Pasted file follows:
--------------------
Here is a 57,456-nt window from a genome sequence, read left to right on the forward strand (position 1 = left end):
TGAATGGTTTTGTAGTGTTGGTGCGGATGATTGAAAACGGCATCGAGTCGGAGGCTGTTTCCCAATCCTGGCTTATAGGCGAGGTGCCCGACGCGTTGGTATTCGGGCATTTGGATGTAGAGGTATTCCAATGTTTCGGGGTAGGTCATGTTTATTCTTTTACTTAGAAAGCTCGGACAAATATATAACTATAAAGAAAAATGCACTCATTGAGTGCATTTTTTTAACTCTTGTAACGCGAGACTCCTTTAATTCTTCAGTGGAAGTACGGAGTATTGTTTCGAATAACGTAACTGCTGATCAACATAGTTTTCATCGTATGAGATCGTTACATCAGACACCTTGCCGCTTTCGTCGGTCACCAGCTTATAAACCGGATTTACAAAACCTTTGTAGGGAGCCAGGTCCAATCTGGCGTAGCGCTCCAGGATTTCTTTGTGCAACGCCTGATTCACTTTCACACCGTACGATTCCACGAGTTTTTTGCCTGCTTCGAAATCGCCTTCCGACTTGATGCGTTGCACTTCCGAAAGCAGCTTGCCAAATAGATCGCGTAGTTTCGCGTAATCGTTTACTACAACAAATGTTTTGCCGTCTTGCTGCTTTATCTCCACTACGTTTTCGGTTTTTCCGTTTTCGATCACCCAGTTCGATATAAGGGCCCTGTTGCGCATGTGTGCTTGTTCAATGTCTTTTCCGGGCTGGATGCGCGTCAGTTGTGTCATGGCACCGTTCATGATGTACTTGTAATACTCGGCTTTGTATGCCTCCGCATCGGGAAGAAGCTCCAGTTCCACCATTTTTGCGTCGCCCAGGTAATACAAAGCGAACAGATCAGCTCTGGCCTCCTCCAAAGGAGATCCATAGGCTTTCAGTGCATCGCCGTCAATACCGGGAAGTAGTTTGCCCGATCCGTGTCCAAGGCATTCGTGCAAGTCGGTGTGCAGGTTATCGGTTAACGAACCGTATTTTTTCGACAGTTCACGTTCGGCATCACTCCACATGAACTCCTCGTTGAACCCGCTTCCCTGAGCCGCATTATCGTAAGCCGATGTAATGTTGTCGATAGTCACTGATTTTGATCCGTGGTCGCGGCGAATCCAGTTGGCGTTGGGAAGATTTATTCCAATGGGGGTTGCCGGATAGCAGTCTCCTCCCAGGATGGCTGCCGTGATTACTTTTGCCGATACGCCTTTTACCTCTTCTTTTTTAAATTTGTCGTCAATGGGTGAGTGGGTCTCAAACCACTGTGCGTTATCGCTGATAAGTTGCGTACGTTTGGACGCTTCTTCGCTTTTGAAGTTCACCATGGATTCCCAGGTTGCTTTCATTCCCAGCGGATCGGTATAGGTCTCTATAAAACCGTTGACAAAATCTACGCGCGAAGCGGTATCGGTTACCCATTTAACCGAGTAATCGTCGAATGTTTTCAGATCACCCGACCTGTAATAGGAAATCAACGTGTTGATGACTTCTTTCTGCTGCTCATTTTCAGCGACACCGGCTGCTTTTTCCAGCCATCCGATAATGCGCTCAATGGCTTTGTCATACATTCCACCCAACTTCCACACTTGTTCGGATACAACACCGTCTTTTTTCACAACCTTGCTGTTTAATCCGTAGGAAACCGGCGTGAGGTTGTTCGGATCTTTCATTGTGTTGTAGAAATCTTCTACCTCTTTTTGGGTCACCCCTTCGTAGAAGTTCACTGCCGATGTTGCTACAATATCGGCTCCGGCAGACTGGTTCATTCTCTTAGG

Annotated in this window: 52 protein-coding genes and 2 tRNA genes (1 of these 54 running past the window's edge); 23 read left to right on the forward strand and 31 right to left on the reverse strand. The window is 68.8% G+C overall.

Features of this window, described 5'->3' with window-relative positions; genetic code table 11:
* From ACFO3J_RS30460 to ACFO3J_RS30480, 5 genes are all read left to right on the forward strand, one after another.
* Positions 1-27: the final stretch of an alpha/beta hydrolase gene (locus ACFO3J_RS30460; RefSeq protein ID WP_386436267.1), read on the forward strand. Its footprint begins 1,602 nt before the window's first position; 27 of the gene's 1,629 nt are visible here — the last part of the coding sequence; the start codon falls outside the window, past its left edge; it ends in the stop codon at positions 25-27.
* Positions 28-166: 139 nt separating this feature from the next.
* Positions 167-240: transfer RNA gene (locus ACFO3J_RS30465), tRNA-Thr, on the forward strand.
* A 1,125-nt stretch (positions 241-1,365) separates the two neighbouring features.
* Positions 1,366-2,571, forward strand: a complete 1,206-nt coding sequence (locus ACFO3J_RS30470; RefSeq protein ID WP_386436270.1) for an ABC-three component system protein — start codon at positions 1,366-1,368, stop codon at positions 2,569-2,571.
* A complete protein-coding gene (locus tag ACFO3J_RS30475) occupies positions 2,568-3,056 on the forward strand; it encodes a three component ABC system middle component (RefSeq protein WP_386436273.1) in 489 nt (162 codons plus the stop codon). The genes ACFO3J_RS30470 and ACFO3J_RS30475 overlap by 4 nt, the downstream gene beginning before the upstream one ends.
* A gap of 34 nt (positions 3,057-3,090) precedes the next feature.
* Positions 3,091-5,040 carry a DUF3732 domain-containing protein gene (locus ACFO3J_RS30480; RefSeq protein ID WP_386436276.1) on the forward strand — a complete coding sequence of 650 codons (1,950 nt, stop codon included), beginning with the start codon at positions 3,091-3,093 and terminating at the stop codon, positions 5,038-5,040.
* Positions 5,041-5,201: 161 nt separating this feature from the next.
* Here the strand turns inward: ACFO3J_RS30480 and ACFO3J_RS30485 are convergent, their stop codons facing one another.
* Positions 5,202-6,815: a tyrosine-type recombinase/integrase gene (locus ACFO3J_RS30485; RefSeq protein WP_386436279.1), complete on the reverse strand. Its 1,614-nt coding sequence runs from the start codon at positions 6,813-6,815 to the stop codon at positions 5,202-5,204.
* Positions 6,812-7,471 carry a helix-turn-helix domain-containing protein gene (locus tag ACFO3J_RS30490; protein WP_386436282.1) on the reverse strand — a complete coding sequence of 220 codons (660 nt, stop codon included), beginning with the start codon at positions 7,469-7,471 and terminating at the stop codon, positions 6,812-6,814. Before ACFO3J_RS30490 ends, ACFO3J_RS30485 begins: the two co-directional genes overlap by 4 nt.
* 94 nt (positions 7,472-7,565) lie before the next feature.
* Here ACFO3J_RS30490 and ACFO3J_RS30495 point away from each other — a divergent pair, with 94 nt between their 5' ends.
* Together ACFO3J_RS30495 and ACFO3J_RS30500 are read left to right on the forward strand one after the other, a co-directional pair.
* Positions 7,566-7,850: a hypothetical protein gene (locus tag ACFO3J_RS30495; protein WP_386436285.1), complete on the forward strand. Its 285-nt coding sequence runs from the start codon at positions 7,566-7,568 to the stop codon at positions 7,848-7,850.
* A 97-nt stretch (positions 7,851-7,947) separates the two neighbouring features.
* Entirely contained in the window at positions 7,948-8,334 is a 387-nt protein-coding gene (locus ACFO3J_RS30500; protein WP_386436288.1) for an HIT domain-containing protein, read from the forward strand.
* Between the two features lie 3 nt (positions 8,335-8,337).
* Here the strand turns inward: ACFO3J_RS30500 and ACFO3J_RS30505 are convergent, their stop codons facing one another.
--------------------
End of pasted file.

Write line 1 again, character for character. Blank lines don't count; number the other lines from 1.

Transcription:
Here is a 57,456-nt window from a genome sequence, read left to right on the forward strand (position 1 = left end):